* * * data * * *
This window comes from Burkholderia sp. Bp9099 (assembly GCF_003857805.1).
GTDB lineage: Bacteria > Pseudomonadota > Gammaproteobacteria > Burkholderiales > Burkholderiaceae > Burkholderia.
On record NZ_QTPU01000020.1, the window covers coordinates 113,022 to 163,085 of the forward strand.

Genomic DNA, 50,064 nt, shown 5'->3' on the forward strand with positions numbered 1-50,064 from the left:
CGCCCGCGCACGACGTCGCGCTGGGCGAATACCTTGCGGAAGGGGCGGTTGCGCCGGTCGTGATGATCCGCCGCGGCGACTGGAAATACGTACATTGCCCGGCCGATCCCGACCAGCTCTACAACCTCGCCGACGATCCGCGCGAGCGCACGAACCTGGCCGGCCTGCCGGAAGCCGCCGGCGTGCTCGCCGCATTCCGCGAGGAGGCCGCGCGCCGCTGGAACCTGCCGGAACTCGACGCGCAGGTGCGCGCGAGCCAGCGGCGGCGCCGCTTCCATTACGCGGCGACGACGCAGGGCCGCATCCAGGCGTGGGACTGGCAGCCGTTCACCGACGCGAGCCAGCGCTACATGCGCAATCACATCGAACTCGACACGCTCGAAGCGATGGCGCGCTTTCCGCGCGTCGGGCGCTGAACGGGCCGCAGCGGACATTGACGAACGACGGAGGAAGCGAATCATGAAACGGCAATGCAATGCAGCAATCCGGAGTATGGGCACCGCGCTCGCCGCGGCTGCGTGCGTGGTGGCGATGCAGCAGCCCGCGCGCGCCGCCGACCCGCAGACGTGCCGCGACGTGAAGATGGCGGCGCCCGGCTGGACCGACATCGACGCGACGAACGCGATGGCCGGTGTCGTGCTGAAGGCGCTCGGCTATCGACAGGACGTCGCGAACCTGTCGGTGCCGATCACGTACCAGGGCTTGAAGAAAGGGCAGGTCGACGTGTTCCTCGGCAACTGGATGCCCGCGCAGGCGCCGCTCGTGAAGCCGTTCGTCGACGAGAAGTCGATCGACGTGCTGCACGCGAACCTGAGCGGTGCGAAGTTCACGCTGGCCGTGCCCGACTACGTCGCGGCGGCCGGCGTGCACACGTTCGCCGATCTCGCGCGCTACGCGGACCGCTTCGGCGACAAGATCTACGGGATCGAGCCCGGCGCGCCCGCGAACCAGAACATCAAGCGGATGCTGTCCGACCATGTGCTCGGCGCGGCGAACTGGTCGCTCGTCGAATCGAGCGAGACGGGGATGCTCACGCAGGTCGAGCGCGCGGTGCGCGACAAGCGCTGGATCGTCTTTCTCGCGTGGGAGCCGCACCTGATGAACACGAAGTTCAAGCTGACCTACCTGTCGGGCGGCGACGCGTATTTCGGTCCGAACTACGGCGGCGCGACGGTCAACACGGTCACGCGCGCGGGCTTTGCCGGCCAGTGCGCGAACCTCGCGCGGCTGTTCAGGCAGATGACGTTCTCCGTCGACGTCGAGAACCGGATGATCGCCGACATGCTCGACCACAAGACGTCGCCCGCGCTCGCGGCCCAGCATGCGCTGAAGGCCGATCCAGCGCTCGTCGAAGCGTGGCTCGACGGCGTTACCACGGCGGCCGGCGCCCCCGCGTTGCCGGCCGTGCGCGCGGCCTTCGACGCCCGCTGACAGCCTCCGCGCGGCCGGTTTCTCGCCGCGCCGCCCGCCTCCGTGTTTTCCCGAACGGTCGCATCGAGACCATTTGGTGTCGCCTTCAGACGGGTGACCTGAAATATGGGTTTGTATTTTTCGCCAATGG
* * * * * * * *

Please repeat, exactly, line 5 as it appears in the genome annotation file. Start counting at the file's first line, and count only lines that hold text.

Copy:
CGCCCGCGCACGACGTCGCGCTGGGCGAATACCTTGCGGAAGGGGCGGTTGCGCCGGTCGTGATGATCCGCCGCGGCGACTGGAAATACGTACATTGCCCGGCCGATCCCGACCAGCTCTACAACCTCGCCGACGATCCGCGCGAGCGCACGAACCTGGCCGGCCTGCCGGAAGCCGCCGGCGTGCTCGCCGCATTCCGCGAGGAGGCCGCGCGCCGCTGGAACCTGCCGGAACTCGACGCGCAGGTGCGCGCGAGCCAGCGGCGGCGCCGCTTCCATTACGCGGCGACGACGCAGGGCCGCATCCAGGCGTGGGACTGGCAGCCGTTCACCGACGCGAGCCAGCGCTACATGCGCAATCACATCGAACTCGACACGCTCGAAGCGATGGCGCGCTTTCCGCGCGTCGGGCGCTGAACGGGCCGCAGCGGACATTGACGAACGACGGAGGAAGCGAATCATGAAACGGCAATGCAATGCAGCAATCCGGAGTATGGGCACCGCGCTCGCCGCGGCTGCGTGCGTGGTGGCGATGCAGCAGCCCGCGCGCGCCGCCGACCCGCAGACGTGCCGCGACGTGAAGATGGCGGCGCCCGGCTGGACCGACATCGACGCGACGAACGCGATGGCCGGTGTCGTGCTGAAGGCGCTCGGCTATCGACAGGACGTCGCGAACCTGTCGGTGCCGATCACGTACCAGGGCTTGAAGAAAGGGCAGGTCGACGTGTTCCTCGGCAACTGGATGCCCGCGCAGGCGCCGCTCGTGAAGCCGTTCGTCGACGAGAAGTCGATCGACGTGCTGCACGCGAACCTGAGCGGTGCGAAGTTCACGCTGGCCGTGCCCGACTACGTCGCGGCGGCCGGCGTGCACACGTTCGCCGATCTCGCGCGCTACGCGGACCGCTTCGGCGACAAGATCTACGGGATCGAGCCCGGCGCGCCCGCGAACCAGAACATCAAGCGGATGCTGTCCGACCATGTGCTCGGCGCGGCGAACTGGTCGCTCGTCGAATCGAGCGAGACGGGGATGCTCACGCAGGTCGAGCGCGCGGTGCGCGACAAGCGCTGGATCGTCTTTCTCGCGTGGGAGCCGCACCTGATGAACACGAAGTTCAAGCTGACCTACCTGTCGGGCGGCGACGCGTATTTCGGTCCGAACTACGGCGGCGCGACGGTCAACACGGTCACGCGCGCGGGCTTTGCCGGCCAGTGCGCGAACCTCGCGCGGCTGTTCAGGCAGATGACGTTCTCCGTCGACGTCGAGAACCGGATGATCGCCGACATGCTCGACCACAAGACGTCGCCCGCGCTCGCGGCCCAGCATGCGCTGAAGGCCGATCCAGCGCTCGTCGAAGCGTGGCTCGACGGCGTTACCACGGCGGCCGGCGCCCCCGCGTTGCCGGCCGTGCGCGCGGCCTTCGACGCCCGCTGACAGCCTCCGCGCGGCCGGTTTCTCGCCGCGCCGCCCGCCTCCGTGTTTTCCCGAACGGTCGCATCGAGACCATTTGGTGTCGCCTTCAGACGGGTGACCTGAAATATGGGTTTGTATTTTTCGCCAATGG